New Delhi: With the Supreme Court agreeing to hear Republic TV editor in-chief Arnab Goswami’s challenge against the Bombay high court’s rejection of his interim bail plea on November 11, Supreme Court Bar Association (SCBA) president Dushyant Dave has written a letter to the top court expressing concern over the “selective listing of matters”.
A bench of Justice D.Y. Chandrachud and Justice Indira Banerjee will hear the petition at 10.30 am on Wednesday.
According to the records available with the Supreme Court registry, Goswami’s petition has nine ‘defects’, including the fact that the vakalatnama is unsigned. The court does not normally list a petition before a bench until the defects are “cured”.
Citing how thousands of citizens have been stuck in jail for long periods of time as their matters are not getting listed before the court, Dave, a senior advocate, addresses the secretary general and says that he wishes to lodge a “strong protest” with regard to the listing of Goswami’s case in such an instantaneous manner.
“The serious issue here is selective listing of matters that the registry under your leadership is indulging in for last eight months during the COVID-19 pandemic… It is, to say the least, deeply disturbing as to how and why every time Mr Goswami approaches the Supreme Court, his matter gets listed instantly,” the letter reads.
Dave writes that he does not mean to “interfere with his rights to move the SC” in any way, and is only penning this letter out of concern based on “requests from various advocates on record to the effect that the matters filed by them are not getting listed for weeks and months” even though they involve urgent and serious matters – including petitions for bail. The senior advocate cites the example of how former finance minister P. Chidambaram spent many months in jail as his petition for bail languished before the court.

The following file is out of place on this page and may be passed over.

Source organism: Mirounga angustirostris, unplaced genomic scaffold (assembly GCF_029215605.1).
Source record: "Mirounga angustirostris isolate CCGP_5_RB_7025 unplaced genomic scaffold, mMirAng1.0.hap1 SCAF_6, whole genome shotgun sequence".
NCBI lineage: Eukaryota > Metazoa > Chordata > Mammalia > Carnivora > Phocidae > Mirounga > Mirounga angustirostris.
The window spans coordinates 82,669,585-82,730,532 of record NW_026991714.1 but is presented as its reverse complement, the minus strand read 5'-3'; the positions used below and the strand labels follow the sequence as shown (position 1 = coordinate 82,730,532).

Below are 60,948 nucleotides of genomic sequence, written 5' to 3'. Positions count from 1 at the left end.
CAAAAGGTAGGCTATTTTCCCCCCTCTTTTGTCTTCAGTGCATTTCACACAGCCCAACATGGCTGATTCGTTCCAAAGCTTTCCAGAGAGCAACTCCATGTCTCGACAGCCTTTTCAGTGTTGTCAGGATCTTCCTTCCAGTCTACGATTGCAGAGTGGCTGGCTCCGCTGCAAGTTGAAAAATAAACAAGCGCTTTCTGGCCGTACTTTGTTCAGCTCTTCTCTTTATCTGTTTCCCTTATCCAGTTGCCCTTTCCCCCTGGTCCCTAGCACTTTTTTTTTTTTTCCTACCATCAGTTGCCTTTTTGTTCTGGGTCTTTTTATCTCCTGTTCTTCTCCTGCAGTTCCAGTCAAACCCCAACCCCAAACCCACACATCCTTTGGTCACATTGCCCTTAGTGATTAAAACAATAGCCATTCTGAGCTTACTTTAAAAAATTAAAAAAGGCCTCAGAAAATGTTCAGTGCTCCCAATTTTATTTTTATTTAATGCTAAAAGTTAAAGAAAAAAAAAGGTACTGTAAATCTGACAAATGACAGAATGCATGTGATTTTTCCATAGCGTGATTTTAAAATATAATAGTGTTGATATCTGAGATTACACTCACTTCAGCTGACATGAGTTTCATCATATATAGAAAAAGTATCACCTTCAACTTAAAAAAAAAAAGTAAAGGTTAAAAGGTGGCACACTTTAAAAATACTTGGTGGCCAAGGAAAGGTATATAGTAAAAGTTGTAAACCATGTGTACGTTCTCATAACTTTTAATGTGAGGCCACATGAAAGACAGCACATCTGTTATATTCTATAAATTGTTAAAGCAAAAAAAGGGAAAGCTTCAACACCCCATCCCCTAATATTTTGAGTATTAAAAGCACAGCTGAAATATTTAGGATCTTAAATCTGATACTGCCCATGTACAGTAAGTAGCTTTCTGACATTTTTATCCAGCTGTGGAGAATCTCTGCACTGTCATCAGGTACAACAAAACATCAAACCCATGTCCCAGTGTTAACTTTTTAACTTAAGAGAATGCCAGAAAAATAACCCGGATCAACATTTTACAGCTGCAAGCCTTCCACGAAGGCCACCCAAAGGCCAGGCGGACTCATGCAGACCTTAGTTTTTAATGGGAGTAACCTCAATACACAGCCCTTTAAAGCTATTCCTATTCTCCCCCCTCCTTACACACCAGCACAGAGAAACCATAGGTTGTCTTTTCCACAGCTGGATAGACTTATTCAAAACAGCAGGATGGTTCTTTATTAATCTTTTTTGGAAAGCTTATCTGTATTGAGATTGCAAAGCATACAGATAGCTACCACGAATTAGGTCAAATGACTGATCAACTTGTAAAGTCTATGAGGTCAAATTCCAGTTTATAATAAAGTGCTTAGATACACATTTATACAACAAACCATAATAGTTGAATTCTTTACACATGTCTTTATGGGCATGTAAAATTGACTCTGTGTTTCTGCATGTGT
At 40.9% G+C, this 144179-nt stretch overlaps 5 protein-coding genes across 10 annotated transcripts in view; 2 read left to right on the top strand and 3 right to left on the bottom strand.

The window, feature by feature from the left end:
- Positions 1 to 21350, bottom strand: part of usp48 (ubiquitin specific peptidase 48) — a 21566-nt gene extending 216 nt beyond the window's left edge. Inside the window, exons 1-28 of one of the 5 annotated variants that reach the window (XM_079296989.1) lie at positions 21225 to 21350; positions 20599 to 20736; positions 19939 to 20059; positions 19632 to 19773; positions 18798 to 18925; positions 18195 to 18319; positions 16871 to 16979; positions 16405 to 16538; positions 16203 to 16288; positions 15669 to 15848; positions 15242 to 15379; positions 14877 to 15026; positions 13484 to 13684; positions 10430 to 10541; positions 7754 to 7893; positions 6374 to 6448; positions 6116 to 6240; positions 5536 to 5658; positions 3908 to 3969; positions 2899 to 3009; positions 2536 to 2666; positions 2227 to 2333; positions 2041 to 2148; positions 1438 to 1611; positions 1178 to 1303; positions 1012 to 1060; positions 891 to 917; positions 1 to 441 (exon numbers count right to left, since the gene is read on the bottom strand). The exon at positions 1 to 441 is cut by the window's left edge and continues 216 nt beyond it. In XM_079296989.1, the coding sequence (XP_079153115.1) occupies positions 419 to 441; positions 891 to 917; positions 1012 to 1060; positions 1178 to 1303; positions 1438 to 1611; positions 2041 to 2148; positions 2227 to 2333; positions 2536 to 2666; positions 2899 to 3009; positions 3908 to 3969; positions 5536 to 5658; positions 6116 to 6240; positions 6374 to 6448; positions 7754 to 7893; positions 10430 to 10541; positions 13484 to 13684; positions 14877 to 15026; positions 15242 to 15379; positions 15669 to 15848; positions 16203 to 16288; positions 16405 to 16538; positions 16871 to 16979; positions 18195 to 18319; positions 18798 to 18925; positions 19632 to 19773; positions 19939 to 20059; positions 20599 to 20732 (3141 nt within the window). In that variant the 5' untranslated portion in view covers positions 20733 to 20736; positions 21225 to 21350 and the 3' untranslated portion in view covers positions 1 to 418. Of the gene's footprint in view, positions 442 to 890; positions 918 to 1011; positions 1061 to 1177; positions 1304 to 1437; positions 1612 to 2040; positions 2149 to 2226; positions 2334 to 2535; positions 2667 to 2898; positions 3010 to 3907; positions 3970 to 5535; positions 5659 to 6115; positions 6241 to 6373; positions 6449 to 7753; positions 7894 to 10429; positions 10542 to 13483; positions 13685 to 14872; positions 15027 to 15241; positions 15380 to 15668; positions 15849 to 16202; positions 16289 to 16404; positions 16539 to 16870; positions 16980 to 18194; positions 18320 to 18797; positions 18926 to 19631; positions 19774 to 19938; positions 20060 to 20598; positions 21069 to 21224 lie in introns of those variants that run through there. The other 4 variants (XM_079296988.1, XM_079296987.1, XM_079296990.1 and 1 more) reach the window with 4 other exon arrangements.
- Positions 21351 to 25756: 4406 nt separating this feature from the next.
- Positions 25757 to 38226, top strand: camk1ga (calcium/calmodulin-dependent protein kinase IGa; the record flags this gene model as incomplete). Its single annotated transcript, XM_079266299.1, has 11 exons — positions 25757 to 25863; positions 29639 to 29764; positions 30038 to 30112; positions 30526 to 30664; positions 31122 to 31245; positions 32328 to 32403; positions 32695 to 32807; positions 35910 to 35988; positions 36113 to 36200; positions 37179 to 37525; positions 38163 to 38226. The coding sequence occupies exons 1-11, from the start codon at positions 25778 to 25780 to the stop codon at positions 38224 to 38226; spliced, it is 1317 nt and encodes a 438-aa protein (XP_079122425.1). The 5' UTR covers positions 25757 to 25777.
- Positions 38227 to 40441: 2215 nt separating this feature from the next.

Pointing out how the matter for the Goswami case “was filed yesterday, got an instant diary number and is listed for tomorrow”, Dave writes that “it gives an impression that clients represented by certain lawyers are getting special treatment, which does not speak well if the great institution that the Supreme Court is”. Dave asks that all urgent listings made before November 10 be heard first.
Goswami, who was arrested on November 4 by Raigad Police in connection with the suicide of an interior designer, was sent to judicial custody for 14 days by the chief judicial magistrate, and is currently lodged at Taloja Central Jail in Navi Mumbai.
“The likes of Goswami get special treatment while ordinary Indians are made to suffer, including imprisonment, which are many times illegal and unauthorised,” he writes, asking whether the listing was made based on a special direction from either the Chief Justice of India as it is “quite well known that such extraordinarily urgent listings of matters cannot and does not take place without specific orders from the CJI”.
Dave also mentions how many advocates on record have made complaints about how matters filed by certain advocates get an “instant listing”, while other are made to “wait in queue for long time, sometimes against the same judgement being appealed against”.
“Why is this selective listing taking place when system is supposedly computerised and is to work automatically? Why is there no foolproof system to be just and fair to all citizens and all advocates on record?” he asks, calling the listing a “gross abuse of administrative power”.
He calls the secretary general’s attention to the challenges faced by lawyers during the COVID-19 pandemic with their livelihood being seriously impacted during the lockdown.
Dave ends his letter by suggesting that the court move to a better video platform to ease the technical issues that have plagued the court over the past few months, as the functioning of the SC so far has been “quite truncated and limited” with fewer benches in session.
He requests the secretary general to “install a foolproof system to ensure urgent listing on well-known principles” as the “direct and debilitating effect is on the delivery of justice and rights of citizens – at least the common man”.